Commentaries - April 2008
Edwin Black's book about how IBM helped automate the Nazi death machine in Poland is stunning, even though most people who think about the European genocide of the 1940s won't be surprised by the overall fact of it. It being — to say it plainly again — IBM's connection to the Nazi final solution. It was a strategic business alliance. Perhaps more frighteningly, it was the dawn of the era — urs — in which what we now call "information technology" tended to help destroyers and mass murderers more than advocates of democratic values. It's all about the real dangers of human taxonomies - identifying a person in a fixed (1's and 0's) sort of way.
Here's a link to a summary article Black himself wrote for the Village Voice in 2002, around the time his book was published. And here's a link to Black's home page. The book is called IBM and the Holocaust.
"The significance of Jerome Rothenberg's animating spirit looms larger every year. ... [He] is the ultimate 'hyphenated' poet: critic - anthropologist - editor - anthologist - performer - teacher - translator, to each of which he brings an unbridled exuberance and an innovator's insistence on transforming a given state of affairs." — Charles Bernstein
the Kelly Writers House Fellows program
Monday evening, April 28, 6:30 PM: reading/performance
Tuesday morning, April 29, 10 AM: brunch & interview/discussion
at the Kelly Writers House, 3805 Locust Walk, Philadelphia
Seating is limited. RSVP: email@example.com or (215) 573-9749.
Jerome Rothenberg is the author of over seventy books of poetry including Poland/1931 (1974), That Dada Strain (1983), New Selected Poems 1970–1985 (1986), Khurbn (1989), and most recently, The Case for Memory (2001) and A Book of Witness (2003) and Triptych, a book that takes the poet back to the issue of the Holocaust. Describing his poetry career as "an ongoing attempt to reinterpret the poetic past from the point of view of the present," he has also edited seven major assemblages of traditional and contemporary poetry, including Technicians of the Sacred (1985), comprised of tribal and oral poetry from Africa, America, Asia, Europe, and Oceania; Revolution of the Word (1974), a collection of American experimental poetry between the two world wars; and two volumes of Poems for the Millennium (1995, 1998), which won the Josephine Miles Award in 1996. In 1999 and again in 2001 he was a co-organizer of the People's Poetry Gathering, a three-day festival, under joint sponsorship by City Lore and Poet's House in New York City. Rothenberg was elected to the World Academy of Poetry (UNESCO) in 2001.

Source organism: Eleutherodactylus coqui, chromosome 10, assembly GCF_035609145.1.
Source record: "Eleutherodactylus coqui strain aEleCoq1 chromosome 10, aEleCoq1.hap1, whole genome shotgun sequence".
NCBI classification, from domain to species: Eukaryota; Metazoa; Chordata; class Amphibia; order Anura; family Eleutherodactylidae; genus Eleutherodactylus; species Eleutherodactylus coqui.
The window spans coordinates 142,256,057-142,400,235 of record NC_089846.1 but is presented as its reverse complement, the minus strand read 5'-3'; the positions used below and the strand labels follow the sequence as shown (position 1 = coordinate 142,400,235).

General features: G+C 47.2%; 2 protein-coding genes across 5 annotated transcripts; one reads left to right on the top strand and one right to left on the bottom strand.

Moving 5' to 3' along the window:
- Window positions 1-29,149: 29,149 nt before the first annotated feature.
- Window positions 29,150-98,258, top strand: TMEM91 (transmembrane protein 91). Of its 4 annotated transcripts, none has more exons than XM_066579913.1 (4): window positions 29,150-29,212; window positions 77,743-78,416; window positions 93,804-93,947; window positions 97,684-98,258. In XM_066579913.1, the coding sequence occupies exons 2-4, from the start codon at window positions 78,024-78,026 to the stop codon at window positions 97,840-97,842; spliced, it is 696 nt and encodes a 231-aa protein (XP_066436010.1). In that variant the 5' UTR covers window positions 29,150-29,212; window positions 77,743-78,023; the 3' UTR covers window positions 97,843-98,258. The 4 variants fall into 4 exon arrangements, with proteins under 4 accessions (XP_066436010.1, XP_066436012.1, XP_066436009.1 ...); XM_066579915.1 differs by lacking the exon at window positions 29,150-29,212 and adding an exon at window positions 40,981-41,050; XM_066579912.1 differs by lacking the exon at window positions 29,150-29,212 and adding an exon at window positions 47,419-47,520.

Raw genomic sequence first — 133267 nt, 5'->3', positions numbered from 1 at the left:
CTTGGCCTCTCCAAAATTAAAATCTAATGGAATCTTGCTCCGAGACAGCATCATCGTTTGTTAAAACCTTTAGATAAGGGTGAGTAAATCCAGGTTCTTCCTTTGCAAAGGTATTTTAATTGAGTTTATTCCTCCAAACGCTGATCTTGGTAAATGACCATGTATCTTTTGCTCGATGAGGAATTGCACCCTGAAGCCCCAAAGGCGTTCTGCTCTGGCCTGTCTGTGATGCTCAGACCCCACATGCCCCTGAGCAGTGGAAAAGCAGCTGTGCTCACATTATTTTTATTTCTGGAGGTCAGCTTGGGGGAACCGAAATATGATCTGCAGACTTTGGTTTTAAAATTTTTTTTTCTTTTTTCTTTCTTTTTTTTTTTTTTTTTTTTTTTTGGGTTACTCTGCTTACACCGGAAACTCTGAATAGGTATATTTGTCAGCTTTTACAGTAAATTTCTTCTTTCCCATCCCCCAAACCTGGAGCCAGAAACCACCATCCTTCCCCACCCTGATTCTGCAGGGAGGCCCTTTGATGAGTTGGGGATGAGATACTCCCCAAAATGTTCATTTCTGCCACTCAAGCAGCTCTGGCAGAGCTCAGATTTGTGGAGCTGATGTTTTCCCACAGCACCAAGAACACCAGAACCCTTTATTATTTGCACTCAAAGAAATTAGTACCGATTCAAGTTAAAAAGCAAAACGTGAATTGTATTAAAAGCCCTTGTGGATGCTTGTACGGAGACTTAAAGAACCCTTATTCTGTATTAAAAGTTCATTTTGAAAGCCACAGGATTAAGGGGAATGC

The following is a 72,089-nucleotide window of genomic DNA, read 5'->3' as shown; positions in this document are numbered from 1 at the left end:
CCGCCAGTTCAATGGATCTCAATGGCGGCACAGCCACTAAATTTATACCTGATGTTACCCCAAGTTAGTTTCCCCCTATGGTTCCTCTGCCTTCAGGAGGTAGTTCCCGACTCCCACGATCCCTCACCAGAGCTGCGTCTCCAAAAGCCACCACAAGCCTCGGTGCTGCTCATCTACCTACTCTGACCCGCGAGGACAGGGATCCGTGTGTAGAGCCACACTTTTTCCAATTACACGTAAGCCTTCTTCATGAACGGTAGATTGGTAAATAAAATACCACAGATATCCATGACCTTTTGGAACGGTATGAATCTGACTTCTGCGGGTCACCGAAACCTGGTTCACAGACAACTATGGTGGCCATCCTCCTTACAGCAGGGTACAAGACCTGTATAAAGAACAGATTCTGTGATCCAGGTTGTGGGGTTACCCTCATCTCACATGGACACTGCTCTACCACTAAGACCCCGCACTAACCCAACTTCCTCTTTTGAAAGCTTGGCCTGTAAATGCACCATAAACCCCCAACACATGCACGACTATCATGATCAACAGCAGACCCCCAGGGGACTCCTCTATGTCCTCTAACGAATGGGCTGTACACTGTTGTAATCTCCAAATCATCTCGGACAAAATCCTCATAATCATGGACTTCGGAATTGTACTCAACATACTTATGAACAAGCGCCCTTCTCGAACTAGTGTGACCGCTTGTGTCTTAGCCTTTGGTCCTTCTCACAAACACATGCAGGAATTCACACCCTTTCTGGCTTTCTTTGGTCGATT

For more about Writers House Fellows: http://writing.upenn.edu/~whfellow/.
Kelly Writers House Fellows is made possible by a generous grant from Paul Kelly.
Solutions to our national problems are not political but technical. Not great, but fine.
On May 21, 1962, John Kennedy said: "I would like to say a word about the difference between myth and reality. Most of us are conditioned for many years to have a political viewpoint, Republican or Democrat — liberal, conservative, moderate. The fact of the matter is that most of the problems, or at least many of them that we now face, are technical problems, are administrative problems. They are very sophisticated judgments which do not lend themselves to the great sort of 'passionate movements' which have stirred this country so often in the past. Now they deal with questions which are beyond the comprehension of most men."
What we need, in other words, are technically trained people — experts in solving fine-tunable administrative problems —to take over our political life. We don't need people with political ideologies, the "great" (big, capacious, comprehensive) types whose "passionate movements" should worry us. Let's not get "stirred" by political disagreements. We've progressed past that now. The real problems (real as opposed to mythic) are so complex and nuanced that their solutions are beyond our knowing. We need experts.